What Should I Do With My Life?
Finding Structure & Story in Your Memoir

  with Seth Fischer in Miracle Mile

Miracle Mile
7:30 to 9:30 pm
May 6 to July 1, 2019 (with no class on May 27)

When sitting down to write memoir, most writers quickly find themselves overwhelmed with the prospect of making a story out of their lives. Sure, we may have the urge, as Joan Didion said, to “tell ourselves stories in order to live,” but how do we know which of our many stories to tell? How do we tell these stories in a way that can invite readers into our lives while sustaining their attention? How do we decide what elements of our lives speak to the themes we are most interested in? How do we understand the difference between plot and structure, and how do we use this to improve our story?

This eight-week workshop will give writers an opportunity to workshop 25 pages and to work together and with the instructor, a professional editor, to plan a structure for their manuscript. We will also discuss and practice using tools and ideas such as story mapping, character sketches, and narrative theory. This class is open to experienced writers and enthusiastic, experienced beginners. It will take place in Miracle Mile, where wine, sparkling water, and the occasional gourmet snack will be served.

Enrollment limit: 8 students
$420 for new students; $380 for returning students. (Payment plans available to returning students.)

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Seth Fischer is the current nonfiction editor at The Nervous Breakdown and was the first Sunday editor at The Rumpus. His writing has appeared in Guernica, Joyland, Gargoyle, Best Sex Writing, and other journals and anthologies. His essay “Notes from a Unicorn” was also selected as notable in The Best American Essays 2013, and he was awarded residencies at Ucross, Lambda Literary, Jentel, and elsewhere. He is also a professional developmental editor of novels and memoirs, editing books that have been or will be published by FSG, MIT Press, Cornell University Press, Rare Bird Lit, and others. He holds an MFA in Creative Writing from Antioch University Los Angeles, where he also teaches.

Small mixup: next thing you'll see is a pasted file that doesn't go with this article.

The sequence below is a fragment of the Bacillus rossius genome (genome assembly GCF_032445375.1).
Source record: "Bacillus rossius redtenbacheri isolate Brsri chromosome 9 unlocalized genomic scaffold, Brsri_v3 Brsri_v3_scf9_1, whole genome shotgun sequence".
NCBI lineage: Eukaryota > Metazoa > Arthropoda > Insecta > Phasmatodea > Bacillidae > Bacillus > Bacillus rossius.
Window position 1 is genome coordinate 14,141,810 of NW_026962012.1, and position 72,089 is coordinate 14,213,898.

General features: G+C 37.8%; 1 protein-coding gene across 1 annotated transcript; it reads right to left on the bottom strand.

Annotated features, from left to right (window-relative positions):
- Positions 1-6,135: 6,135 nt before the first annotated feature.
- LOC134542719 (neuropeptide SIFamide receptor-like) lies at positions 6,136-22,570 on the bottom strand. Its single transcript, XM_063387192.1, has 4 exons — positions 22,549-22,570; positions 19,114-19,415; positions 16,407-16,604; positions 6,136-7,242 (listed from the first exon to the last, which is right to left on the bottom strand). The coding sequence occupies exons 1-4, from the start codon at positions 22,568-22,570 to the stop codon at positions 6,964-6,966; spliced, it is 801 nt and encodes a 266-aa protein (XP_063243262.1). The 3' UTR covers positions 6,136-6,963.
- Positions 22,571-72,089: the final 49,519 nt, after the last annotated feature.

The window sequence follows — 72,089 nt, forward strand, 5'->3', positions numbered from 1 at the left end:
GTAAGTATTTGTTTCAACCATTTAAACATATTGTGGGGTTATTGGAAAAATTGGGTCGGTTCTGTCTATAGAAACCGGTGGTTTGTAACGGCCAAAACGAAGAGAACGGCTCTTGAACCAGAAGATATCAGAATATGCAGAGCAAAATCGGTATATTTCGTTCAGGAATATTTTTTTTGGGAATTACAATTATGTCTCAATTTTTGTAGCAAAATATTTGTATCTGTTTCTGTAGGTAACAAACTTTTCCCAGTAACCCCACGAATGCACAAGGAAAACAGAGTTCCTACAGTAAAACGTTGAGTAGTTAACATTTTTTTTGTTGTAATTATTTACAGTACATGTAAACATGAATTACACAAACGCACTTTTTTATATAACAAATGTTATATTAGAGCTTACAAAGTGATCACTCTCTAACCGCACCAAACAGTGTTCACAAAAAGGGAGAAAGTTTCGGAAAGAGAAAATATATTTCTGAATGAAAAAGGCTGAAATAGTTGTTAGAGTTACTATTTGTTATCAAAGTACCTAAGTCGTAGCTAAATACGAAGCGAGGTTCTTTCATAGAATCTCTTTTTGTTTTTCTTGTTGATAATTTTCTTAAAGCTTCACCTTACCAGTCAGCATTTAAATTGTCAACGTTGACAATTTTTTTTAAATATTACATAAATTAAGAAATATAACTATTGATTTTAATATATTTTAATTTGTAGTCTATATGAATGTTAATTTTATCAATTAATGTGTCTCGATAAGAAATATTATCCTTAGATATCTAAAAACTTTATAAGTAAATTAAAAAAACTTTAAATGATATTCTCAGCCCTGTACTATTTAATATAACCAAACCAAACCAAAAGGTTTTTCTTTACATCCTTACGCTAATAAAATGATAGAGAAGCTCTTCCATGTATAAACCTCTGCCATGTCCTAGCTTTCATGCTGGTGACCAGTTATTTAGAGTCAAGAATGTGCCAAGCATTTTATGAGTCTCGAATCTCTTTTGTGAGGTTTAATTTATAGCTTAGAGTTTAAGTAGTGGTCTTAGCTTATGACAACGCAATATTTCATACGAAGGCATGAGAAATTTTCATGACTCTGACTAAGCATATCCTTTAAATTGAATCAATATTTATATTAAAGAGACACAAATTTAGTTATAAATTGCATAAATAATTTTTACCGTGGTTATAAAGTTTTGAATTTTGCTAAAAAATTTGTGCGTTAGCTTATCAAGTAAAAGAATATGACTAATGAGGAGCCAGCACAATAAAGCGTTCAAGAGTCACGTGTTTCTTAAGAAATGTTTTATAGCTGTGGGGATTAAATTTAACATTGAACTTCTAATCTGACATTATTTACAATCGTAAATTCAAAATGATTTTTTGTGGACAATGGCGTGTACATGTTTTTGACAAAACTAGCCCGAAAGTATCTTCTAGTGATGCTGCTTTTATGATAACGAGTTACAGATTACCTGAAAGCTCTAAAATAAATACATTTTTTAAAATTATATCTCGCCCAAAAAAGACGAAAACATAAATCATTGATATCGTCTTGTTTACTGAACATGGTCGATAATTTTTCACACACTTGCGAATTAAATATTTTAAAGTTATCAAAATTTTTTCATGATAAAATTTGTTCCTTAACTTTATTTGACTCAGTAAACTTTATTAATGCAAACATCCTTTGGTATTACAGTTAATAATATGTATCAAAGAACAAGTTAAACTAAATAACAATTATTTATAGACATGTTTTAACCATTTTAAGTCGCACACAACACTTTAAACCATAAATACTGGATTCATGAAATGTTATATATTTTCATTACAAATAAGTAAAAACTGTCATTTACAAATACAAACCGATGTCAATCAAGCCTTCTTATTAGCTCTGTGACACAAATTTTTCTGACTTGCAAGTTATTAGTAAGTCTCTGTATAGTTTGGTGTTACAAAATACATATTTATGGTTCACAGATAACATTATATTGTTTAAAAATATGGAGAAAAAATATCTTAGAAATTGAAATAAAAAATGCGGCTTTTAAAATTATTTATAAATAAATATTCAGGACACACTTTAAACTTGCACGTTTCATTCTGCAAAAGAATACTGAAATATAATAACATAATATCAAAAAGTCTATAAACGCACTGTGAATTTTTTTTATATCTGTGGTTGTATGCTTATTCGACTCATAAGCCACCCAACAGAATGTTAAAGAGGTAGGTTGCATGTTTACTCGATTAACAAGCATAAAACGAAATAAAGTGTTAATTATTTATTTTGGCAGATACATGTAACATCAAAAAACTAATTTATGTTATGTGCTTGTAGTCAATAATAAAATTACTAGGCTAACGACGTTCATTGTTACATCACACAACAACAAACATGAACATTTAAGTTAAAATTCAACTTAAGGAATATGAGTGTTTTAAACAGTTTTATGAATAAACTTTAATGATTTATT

“I’ve taken writing workshops with many talented and prestigious people. Seth Fischer ranks up there with the best of them. His funny, warm and self-effacing personality creates a relaxed creative atmosphere. Seth doesn’t merely critique our work, he pairs relevant readings with constructive and detailed methods we can use to improve it. By actually demonstrating these methods in class, Seth involves us all in the editing process and makes the prospect of revision a lot less lonely and daunting.  I trust Seth as a teacher because he is both generous and rigorous. He’s always reading, writing and carefully studying texts to see how they work, and he brings that insight to his teaching. Highly recommended!” —Jocelyn Heaney

“I’ve been the biggest novice in Seth Fischer‘s workshops but I keep coming back because of the encouraging environment he creates. We all have a story to tell. Seth helps you tell it.” —Pedro Torres

“Seth Fischer has been a really valuable part of my growth as a writer. His familiarity with contemporary memoirs enables him to choose readings that help me to see the various ways I can tell my story. He’s generous, funny and his criticism of my work is always done in a nurturing and supportive manner with notes that give me the tools to fix it.  Seth has instilled in me the belief that it really is possible for me to see my work in print one day, that’s amazing. Thank you, Seth!” —Candace Wilson Culp

“I recently finished Seth Fischer‘s Nonfiction II class and had a completely positive experience. Seth has an amazing eye for structure and a gift for identifying how to improve a story regardless of the writing level of the author at hand—which is no small feat.  I am not exaggerating when I say that he is the editor I have been waiting to meet for years. I will definitely take another of his classes. As for the workshop structure, of course there will be some variation depending on who signs up for your particular class; our group was great.” —MR Branwen